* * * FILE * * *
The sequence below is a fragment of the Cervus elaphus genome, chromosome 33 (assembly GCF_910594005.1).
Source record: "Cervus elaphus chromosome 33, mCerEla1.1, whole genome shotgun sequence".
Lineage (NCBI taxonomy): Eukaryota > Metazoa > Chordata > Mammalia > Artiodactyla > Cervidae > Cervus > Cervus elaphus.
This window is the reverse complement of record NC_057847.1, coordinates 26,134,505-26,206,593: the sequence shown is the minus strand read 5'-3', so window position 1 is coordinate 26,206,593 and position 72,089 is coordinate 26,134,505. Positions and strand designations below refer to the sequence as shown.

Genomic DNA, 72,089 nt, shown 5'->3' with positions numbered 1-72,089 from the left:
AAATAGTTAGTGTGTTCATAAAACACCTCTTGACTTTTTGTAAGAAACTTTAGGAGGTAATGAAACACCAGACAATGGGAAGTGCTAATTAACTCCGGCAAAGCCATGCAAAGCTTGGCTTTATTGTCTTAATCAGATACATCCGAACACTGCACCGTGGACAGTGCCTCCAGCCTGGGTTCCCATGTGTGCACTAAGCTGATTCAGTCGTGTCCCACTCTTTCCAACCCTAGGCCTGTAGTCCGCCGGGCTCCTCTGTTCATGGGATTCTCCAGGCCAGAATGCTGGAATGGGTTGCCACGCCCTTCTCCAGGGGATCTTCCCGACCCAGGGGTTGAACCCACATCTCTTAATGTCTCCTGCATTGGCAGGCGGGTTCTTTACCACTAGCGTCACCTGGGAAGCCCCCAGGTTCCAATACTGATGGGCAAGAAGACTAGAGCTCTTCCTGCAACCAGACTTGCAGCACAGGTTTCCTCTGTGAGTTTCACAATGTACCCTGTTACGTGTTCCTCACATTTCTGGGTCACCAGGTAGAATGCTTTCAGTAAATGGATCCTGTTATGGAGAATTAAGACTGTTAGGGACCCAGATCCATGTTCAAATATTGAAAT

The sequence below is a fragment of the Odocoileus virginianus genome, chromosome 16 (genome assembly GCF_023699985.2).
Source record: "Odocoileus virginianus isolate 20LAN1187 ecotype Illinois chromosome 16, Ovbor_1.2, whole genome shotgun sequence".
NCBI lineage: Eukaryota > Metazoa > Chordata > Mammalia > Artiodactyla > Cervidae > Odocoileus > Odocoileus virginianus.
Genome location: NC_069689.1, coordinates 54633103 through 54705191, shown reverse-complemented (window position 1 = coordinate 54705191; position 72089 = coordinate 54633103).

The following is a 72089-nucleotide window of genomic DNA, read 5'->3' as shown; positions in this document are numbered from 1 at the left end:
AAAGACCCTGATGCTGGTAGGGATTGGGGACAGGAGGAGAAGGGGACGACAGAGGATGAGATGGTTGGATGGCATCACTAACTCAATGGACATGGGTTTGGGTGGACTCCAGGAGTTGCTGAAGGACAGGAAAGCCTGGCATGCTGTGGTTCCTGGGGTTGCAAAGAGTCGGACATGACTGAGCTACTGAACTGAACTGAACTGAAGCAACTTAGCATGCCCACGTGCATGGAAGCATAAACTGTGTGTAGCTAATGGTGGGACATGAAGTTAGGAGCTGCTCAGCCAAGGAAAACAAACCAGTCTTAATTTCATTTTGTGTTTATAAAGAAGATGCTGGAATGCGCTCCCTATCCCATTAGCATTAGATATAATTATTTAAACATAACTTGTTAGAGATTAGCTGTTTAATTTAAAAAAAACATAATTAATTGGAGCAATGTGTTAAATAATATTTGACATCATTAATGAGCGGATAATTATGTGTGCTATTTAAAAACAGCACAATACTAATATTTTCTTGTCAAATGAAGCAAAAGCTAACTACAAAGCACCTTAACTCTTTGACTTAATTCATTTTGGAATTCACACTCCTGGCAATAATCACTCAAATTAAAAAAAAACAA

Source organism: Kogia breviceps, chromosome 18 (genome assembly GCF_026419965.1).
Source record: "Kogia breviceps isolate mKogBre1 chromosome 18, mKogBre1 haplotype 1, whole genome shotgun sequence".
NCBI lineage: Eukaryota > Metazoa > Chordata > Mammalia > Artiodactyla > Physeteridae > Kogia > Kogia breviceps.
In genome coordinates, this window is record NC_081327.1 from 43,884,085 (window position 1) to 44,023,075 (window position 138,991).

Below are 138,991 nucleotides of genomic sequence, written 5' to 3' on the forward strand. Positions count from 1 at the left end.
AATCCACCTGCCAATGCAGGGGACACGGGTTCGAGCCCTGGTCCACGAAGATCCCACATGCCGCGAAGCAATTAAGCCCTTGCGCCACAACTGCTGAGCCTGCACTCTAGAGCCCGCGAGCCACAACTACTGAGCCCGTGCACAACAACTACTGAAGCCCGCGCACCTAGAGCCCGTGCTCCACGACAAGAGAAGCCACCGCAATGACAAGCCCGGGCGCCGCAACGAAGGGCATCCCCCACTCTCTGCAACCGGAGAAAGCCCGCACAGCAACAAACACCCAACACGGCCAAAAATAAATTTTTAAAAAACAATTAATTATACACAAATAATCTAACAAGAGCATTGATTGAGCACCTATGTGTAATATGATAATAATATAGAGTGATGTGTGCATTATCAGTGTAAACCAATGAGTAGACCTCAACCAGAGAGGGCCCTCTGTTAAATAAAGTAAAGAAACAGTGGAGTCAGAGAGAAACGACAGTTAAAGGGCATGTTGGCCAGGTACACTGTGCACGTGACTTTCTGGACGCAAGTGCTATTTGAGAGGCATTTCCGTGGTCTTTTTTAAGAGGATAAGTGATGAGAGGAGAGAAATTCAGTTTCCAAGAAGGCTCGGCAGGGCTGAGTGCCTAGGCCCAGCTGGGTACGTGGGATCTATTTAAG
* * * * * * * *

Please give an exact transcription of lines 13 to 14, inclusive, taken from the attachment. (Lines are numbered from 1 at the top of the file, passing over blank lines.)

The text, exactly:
Source organism: Kogia breviceps, chromosome 18 (genome assembly GCF_026419965.1).
Source record: "Kogia breviceps isolate mKogBre1 chromosome 18, mKogBre1 haplotype 1, whole genome shotgun sequence".